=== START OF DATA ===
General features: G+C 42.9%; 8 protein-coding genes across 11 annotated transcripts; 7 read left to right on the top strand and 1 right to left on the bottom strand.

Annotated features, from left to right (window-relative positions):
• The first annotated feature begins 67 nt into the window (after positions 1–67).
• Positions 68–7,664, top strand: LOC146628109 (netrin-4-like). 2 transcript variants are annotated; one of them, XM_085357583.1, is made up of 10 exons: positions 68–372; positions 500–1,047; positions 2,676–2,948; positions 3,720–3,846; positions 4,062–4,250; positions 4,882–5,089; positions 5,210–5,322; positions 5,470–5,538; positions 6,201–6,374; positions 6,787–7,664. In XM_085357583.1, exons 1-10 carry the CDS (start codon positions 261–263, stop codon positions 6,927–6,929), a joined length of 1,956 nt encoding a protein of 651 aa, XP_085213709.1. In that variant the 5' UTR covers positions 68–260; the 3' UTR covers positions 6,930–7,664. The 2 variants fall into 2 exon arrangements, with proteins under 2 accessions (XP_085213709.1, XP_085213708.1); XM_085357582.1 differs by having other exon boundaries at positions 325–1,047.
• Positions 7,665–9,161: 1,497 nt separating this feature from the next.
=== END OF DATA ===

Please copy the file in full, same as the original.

General features: G+C 42.9%; 8 protein-coding genes across 11 annotated transcripts; 7 read left to right on the top strand and 1 right to left on the bottom strand.

Annotated features, from left to right (window-relative positions):
• The first annotated feature begins 67 nt into the window (after positions 1–67).
• Positions 68–7,664, top strand: LOC146628109 (netrin-4-like). 2 transcript variants are annotated; one of them, XM_085357583.1, is made up of 10 exons: positions 68–372; positions 500–1,047; positions 2,676–2,948; positions 3,720–3,846; positions 4,062–4,250; positions 4,882–5,089; positions 5,210–5,322; positions 5,470–5,538; positions 6,201–6,374; positions 6,787–7,664. In XM_085357583.1, exons 1-10 carry the CDS (start codon positions 261–263, stop codon positions 6,927–6,929), a joined length of 1,956 nt encoding a protein of 651 aa, XP_085213709.1. In that variant the 5' UTR covers positions 68–260; the 3' UTR covers positions 6,930–7,664. The 2 variants fall into 2 exon arrangements, with proteins under 2 accessions (XP_085213709.1, XP_085213708.1); XM_085357582.1 differs by having other exon boundaries at positions 325–1,047.
• Positions 7,665–9,161: 1,497 nt separating this feature from the next.